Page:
Quick: when a conversation about librarians springs up—not likely to happen, but work with me here—what kind of person pops into your mind?
Someone quiet, timid, with horned-rim glasses, and who’s favorite word is “shush.” Someone inordinately fond of cardigan sweaters. Above all, bookish.
Who would have thought that these quiet curators of our collective human consciousness are now commanding the front lines in what may be one of the great battles of our modern age—the battle to clearly discern what is actually, factually, true.
Most of us understand it’s our differences of opinion that drive us to different corners of the boxing ring. For example, who has the inside track when it comes to building a better society, Democrats or Republicans? That depends on your personal views—in other words, your opinions. But did one and a half million people attend the Trump inauguration on the National Mall? No. We can call that a fact.
But in a world where opinions shouted loudly enough become de facto facts by the folks who share the shouters’ point of view, it’s becoming almost impossible to even agree on the questions we’re arguing about, let alone the answers.
Enter the librarians, courageous women and men uniquely qualified to guide you through the thicket of opinion-driven theories masquerading as facts to something that can resemble undiluted, straightforward, take it to the bank factual accuracy.
As it turns out, those quiet librarians had to bust some serious chops before checking out your books.
Four year undergrad degree? Check. Grad school? Absolutely. Perhaps you wouldn’t think you need a Masters degree to stare down noisy teenagers hanging out behind the stacks, but an MA in library science is just part of the job. Because as it turns out, librarians do a lot more than memorize the Dewey decimal system.
Surprised? You’re probably thinking that a librarian’s job description must be getting shorter every year. In a digital world, aren’t librarians just dinosaurs-in-waiting? After all, since the answer to every question is only a Google search away, who needs help anymore finding the Readers Guide to Periodical Literature? (Kids, ask your parents about that one.)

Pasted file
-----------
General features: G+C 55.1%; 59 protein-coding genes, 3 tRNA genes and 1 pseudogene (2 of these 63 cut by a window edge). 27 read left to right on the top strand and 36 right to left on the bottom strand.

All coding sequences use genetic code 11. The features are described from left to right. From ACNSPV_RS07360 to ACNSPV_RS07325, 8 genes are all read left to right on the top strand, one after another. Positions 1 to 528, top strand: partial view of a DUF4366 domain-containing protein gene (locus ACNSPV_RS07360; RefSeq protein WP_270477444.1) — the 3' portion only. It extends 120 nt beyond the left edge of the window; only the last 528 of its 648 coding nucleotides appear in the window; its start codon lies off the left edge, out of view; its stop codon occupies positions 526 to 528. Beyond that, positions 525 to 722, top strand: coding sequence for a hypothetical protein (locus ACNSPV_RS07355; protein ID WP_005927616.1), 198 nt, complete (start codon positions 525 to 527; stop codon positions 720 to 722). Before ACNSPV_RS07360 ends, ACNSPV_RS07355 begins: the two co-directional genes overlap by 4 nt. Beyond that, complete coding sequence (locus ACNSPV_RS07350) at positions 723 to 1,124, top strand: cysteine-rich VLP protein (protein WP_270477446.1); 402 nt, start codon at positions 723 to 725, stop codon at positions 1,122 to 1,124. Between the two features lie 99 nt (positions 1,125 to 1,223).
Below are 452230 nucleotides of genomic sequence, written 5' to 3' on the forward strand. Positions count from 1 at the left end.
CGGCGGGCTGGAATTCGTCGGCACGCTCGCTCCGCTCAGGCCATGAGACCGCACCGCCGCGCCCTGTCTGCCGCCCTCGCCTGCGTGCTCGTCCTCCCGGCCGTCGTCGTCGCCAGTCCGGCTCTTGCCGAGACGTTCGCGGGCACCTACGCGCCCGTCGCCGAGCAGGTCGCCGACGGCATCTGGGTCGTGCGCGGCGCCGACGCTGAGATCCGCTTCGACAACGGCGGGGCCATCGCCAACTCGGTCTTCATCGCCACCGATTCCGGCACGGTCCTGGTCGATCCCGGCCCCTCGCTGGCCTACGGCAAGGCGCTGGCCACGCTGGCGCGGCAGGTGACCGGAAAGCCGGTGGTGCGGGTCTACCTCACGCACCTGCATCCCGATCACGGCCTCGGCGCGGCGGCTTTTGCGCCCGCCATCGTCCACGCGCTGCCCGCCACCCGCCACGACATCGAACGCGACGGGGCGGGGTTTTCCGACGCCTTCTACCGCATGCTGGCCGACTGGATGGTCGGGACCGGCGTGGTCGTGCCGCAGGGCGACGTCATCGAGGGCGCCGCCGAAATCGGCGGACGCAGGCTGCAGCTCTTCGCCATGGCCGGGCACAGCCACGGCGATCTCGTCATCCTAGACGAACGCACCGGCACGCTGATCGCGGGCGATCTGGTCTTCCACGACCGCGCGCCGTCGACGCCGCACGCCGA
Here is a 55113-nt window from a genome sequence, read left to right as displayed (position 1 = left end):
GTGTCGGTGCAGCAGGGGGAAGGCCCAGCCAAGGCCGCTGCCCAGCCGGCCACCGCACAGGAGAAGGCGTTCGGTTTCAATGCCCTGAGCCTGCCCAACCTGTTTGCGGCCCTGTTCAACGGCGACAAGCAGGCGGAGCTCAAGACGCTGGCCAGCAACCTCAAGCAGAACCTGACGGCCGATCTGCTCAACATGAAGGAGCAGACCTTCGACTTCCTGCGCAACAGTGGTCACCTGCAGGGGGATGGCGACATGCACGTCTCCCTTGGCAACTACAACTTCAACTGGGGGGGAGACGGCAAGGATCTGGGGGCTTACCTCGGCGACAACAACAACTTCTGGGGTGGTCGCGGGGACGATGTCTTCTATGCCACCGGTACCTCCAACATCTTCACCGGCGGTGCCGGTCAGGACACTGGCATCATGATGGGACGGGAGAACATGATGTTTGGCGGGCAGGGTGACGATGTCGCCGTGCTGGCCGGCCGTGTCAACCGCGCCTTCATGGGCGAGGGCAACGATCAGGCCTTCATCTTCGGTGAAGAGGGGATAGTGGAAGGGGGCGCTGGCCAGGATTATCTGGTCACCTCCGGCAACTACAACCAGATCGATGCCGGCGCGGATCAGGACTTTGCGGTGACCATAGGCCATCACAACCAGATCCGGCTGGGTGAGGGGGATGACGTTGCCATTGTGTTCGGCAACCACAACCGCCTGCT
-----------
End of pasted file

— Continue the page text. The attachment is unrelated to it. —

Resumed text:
But in the modern world the need for librarians is becoming more urgent, not less. Yes, these days we have instant access to endless content. But being buried in a word avalanche doesn’t mean you’re any closer to finding useful information. It’s a needle in a haystack thing—facts are the needles, and the haystacks are getting larger every day. Extracting the quiet truth of facts from a white noise world is getting harder, not easier.
Lately I’ve struck up some conversations (quiet ones, of course) with librarians. It turns out they’re still busy. You’ll often find one working with high school and college students who are grappling with the devastating discovery that a Google search is not the same thing as academic research. Librarians are the ones who help overwhelmed students evaluate the one million links generated by Google in 0.37 seconds to determine who’s dealing with hard facts, and who’s squishy around the edges.
Librarians are way ahead of us in understanding that the ability to calmly evaluate sources of information is becoming one of the key skills necessary to navigate modern life in an alternative fact world.
Where to begin? Start simple. The next time you’re struggling to come up with another reason to turn off the television or computer screen tell your kids that you’re all going to the library. Once there, encourage your children to ask the librarian to help find a book about a subject they find interesting. Your kids will soak up the personal attention while discovering worlds they didn’t know existed.
And over time you might even learn some things yourself—like how to be a more independent thinker who no longer has to rely on whoever has the most Twitter followers as you make up your mind based on the facts, not focus groups and echo chambers.
Can you learn all that from a librarian? You bet. But please keep your voice down while you’re doing it.